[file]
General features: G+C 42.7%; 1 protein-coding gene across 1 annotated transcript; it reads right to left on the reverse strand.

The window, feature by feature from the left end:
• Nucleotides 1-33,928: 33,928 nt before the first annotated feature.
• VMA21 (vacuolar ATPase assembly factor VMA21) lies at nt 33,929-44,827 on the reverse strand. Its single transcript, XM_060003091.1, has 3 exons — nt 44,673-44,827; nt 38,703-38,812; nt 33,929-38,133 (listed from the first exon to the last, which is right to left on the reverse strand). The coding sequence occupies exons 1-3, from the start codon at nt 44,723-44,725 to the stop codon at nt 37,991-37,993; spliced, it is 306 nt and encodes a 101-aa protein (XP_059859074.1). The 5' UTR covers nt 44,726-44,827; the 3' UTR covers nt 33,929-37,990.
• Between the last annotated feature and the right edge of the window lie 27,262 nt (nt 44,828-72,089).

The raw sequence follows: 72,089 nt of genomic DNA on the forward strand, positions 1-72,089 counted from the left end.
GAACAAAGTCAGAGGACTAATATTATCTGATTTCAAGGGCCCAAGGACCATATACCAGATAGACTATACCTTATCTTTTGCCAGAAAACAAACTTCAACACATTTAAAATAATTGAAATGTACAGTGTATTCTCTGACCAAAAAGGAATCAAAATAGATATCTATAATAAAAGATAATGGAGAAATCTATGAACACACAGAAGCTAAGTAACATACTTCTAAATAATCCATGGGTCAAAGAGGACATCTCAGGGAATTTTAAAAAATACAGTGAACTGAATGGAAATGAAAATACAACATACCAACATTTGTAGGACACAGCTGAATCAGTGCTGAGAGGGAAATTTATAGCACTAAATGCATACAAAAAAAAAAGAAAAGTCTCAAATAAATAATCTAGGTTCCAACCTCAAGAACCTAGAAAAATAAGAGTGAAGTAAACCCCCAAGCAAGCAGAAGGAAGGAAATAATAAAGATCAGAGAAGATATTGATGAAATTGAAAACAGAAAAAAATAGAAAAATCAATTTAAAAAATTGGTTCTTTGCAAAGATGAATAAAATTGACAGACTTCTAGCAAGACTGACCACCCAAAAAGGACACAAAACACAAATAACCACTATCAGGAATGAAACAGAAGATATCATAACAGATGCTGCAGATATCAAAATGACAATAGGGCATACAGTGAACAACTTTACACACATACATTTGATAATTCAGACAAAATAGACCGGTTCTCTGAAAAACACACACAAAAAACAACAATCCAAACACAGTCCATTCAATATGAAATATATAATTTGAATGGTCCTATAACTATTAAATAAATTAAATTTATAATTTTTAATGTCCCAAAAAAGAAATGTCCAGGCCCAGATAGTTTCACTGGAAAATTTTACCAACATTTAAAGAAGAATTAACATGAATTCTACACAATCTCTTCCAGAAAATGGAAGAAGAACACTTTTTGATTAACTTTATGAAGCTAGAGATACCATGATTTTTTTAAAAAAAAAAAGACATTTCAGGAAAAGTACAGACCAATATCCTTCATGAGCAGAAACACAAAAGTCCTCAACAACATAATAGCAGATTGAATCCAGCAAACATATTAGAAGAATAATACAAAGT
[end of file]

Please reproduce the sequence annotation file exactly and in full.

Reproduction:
General features: G+C 42.7%; 1 protein-coding gene across 1 annotated transcript; it reads right to left on the reverse strand.

The window, feature by feature from the left end:
• Nucleotides 1-33,928: 33,928 nt before the first annotated feature.
• VMA21 (vacuolar ATPase assembly factor VMA21) lies at nt 33,929-44,827 on the reverse strand. Its single transcript, XM_060003091.1, has 3 exons — nt 44,673-44,827; nt 38,703-38,812; nt 33,929-38,133 (listed from the first exon to the last, which is right to left on the reverse strand). The coding sequence occupies exons 1-3, from the start codon at nt 44,723-44,725 to the stop codon at nt 37,991-37,993; spliced, it is 306 nt and encodes a 101-aa protein (XP_059859074.1). The 5' UTR covers nt 44,726-44,827; the 3' UTR covers nt 33,929-37,990.
• Between the last annotated feature and the right edge of the window lie 27,262 nt (nt 44,828-72,089).

The raw sequence follows: 72,089 nt of genomic DNA on the forward strand, positions 1-72,089 counted from the left end.
GAACAAAGTCAGAGGACTAATATTATCTGATTTCAAGGGCCCAAGGACCATATACCAGATAGACTATACCTTATCTTTTGCCAGAAAACAAACTTCAACACATTTAAAATAATTGAAATGTACAGTGTATTCTCTGACCAAAAAGGAATCAAAATAGATATCTATAATAAAAGATAATGGAGAAATCTATGAACACACAGAAGCTAAGTAACATACTTCTAAATAATCCATGGGTCAAAGAGGACATCTCAGGGAATTTTAAAAAATACAGTGAACTGAATGGAAATGAAAATACAACATACCAACATTTGTAGGACACAGCTGAATCAGTGCTGAGAGGGAAATTTATAGCACTAAATGCATACAAAAAAAAAAGAAAAGTCTCAAATAAATAATCTAGGTTCCAACCTCAAGAACCTAGAAAAATAAGAGTGAAGTAAACCCCCAAGCAAGCAGAAGGAAGGAAATAATAAAGATCAGAGAAGATATTGATGAAATTGAAAACAGAAAAAAATAGAAAAATCAATTTAAAAAATTGGTTCTTTGCAAAGATGAATAAAATTGACAGACTTCTAGCAAGACTGACCACCCAAAAAGGACACAAAACACAAATAACCACTATCAGGAATGAAACAGAAGATATCATAACAGATGCTGCAGATATCAAAATGACAATAGGGCATACAGTGAACAACTTTACACACATACATTTGATAATTCAGACAAAATAGACCGGTTCTCTGAAAAACACACACAAAAAACAACAATCCAAACACAGTCCATTCAATATGAAATATATAATTTGAATGGTCCTATAACTATTAAATAAATTAAATTTATAATTTTTAATGTCCCAAAAAAGAAATGTCCAGGCCCAGATAGTTTCACTGGAAAATTTTACCAACATTTAAAGAAGAATTAACATGAATTCTACACAATCTCTTCCAGAAAATGGAAGAAGAACACTTTTTGATTAACTTTATGAAGCTAGAGATACCATGATTTTTTTAAAAAAAAAAAGACATTTCAGGAAAAGTACAGACCAATATCCTTCATGAGCAGAAACACAAAAGTCCTCAACAACATAATAGCAGATTGAATCCAGCAAACATATTAGAAGAATAATACAAAGT